It’s unclear just what was determined to be the fault at hand, and no information regarding any specific test or examination was made public, but with the rising tide of inquiry at this point, it surely can only be a matter of time before the Kennel Club comes forward. With two days of judging left to go—and numerous other “at-risk” breeds waiting off-stage—it remains to be seen where this particular vehicle is being driven.
Editor’s Notes: What an amazing day in the U.K. for foreign-bred Sporting dogs! Great Britain is indeed known for its sporting life and Gundogs are among the country’s favorites, but this year the prizes went to four dogs bred outside the U.K.
Gundog authority John Thirlwell judged the Group. John not only handled the Vizsla ‘Yogi’ to BIS at Crufts, but is also world-famous for his Ferndel Welsh Spring Spaniels. Eng. Ch. Ferndel Copywrite was the Top Gundog in the U.K. in 2003—just imagine a Welsh Springer Spaniel the Top Sporting dog in the U.S., if you can—and in the same year his Eng. Ch. Ferndel Cecilia was the Top Gundog Brood Bitch and the Runner up to Top Brood Bitch among all breeds.
Mr. Thirlwell’s Gundog Group First went to the American-bred Irish Water Spaniel, Eng. Am. Ch. Whistlestop’s Elements Of Magic CD RN, bred in the U.S. by Colleen McDaniel and Stacy Duncan and owned by Colleen with Briton Judith Carruthers, who owner-handles ‘Merlin.’ The beautiful Water Spaniel arrived in the U.K. in April of last year and made history for the breed by winning three all-breed Best in Shows and becoming the Number 1 Gundog and Number 5 among all breeds for the year, and he was only 2 years old! This win at Crufts is a perfect addition to his career.
Second went to yellow Labrador Retriever Eng. Am. Can. Ch. Salty Dog of Tampa Bay, bred in St. Petersburg, Florida, by Linda Hess and owned and handled by Anthony Allen. ‘Salty’s’ sire, Am. Ch. Aquarius Centercourt Delight, was handled in 2004 and 2005 by Joy Quallenberg to Number 1 Lab in the U.S., Number 4 and Number 10 Sporting dog those two years, respectively, and is the all-time top-winning Labrador Retriever in the history of the breed in the U.S. He was bred by Kathy Sneider.
Third in the Group went to the import English Springer Spaniel Eng.Ch. Nord. UCh. Barecho Hold Your Horses At Peasblossom, bred in Sweden by David and Helene Bjorkman of Kennel Barecho and owned by Dave and Jacky Mitchell of the U.K. Although ‘Seamus’ does not look like the American version of the English Springer Spaniel, it is evident from his photograph that he is of sterling quality.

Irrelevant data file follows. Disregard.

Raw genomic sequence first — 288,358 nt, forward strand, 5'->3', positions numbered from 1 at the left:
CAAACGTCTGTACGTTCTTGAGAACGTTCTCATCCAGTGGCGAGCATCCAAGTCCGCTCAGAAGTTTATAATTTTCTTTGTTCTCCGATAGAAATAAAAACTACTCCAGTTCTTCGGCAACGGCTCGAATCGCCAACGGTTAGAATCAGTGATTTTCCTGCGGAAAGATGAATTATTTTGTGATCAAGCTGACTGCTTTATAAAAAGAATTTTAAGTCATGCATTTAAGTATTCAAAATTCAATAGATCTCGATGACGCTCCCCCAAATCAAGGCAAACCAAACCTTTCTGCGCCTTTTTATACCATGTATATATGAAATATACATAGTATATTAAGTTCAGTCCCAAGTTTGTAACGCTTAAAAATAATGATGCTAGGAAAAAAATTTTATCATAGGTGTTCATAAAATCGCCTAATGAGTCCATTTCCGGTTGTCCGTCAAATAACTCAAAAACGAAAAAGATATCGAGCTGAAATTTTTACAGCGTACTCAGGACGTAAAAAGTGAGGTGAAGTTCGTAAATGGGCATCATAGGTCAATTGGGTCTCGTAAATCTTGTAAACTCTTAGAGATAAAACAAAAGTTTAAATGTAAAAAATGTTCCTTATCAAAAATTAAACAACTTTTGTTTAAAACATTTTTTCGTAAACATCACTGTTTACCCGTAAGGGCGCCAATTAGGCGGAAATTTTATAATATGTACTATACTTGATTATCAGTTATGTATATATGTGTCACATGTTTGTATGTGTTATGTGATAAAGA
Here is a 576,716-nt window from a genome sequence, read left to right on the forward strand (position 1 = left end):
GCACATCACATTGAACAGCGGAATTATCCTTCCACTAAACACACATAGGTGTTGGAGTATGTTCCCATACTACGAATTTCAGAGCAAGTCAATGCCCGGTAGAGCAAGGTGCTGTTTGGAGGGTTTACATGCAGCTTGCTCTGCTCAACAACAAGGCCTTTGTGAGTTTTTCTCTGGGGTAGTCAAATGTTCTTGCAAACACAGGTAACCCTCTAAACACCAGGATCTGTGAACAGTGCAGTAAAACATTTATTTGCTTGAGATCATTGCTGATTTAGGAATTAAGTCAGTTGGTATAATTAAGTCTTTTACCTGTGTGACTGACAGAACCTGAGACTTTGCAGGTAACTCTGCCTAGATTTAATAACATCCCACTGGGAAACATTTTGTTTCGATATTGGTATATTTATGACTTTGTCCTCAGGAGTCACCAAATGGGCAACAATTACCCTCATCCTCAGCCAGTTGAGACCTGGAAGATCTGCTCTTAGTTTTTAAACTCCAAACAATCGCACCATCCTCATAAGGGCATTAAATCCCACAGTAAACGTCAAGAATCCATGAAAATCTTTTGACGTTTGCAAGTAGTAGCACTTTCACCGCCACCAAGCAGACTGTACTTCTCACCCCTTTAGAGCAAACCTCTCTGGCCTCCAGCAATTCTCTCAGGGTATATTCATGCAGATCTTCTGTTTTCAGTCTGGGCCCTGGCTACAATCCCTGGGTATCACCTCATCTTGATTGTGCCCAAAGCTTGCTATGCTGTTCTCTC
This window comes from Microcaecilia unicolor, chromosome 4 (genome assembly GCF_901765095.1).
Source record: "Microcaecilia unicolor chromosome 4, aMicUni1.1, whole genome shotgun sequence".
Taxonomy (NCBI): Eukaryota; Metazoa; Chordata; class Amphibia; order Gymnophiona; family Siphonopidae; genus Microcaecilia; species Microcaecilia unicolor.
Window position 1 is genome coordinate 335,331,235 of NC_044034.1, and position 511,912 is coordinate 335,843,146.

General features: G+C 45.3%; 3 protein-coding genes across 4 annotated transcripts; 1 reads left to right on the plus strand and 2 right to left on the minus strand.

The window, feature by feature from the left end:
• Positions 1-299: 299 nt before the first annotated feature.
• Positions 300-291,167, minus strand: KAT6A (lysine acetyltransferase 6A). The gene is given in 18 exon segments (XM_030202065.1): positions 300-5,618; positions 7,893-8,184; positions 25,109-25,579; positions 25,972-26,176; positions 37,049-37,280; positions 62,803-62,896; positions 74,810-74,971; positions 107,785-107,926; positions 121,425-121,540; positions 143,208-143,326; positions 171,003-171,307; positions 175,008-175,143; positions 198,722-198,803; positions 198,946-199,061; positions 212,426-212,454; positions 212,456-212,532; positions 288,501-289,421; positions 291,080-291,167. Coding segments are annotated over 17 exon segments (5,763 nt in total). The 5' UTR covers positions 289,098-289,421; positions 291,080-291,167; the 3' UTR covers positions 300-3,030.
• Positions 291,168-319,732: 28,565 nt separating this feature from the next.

And Fourth in this Group went to the Pointer imported to the U.K. from New Zealand, Eng. Ch. Austr. GCh. and NZ GCh. Robwyn Dreams Are Free at Ridanflight. ‘Ryan’ is the only Pointer in the history of the breed to hold championship titles in Australia, New Zealand and the U.K., and he won 20 Best in Shows and 66 Group Firsts in New Zealand for breeder Paul Robinson. He is now owned and handled by Steve Rose, co-owned by Paul Robinson. –C.M.
THE GUNDOG GROUP—Judge Mr. John Thirlwell
First: Irish Water Spaniel Eng. Am.Ch. Whistlestop’s Elements Of Magic CD RN
(Am.GCh. Poole’s Ide Got Water RN x Am.Ch. Whistlestop’s The Wind Moriah)
Owners: Mrs. J. Carruthers and Mrs. C. McDaniel
Second: Labrador Retriever Eng. Am. Can.Ch. Salty Dog of Tampa Bay
(Am.Ch. Aquarius Of Centrecourt Delight x Belquest Splash Of Covergirl)
Owners: Mr. A.C. Allen (handling for Mrs. L. Hess)
Third: English Springer Spaniel Eng.Ch. Nord. UCh. Barecho Hold Your Horses At Peasblossom (Imp. Swe)
(Nor/Swe.Ch. Barecho Fun For The Future x Swe.Ch. Wongan Romanza At Barecho)
Owners: Mr. and Mrs. D. Mitchell
Fourth: Pointer Eng. Ch. NZ. and Aust. GCh. Robwyn Dreams Are Free At Ridanflight (Imp. NZ)
(NZ.Ch. Chesterhope Catch A Dream At Robwyn x NZ.Ch. Atsira Never Say Never)
Owners: Mr. S. Rose and Mr. P.H. Robinson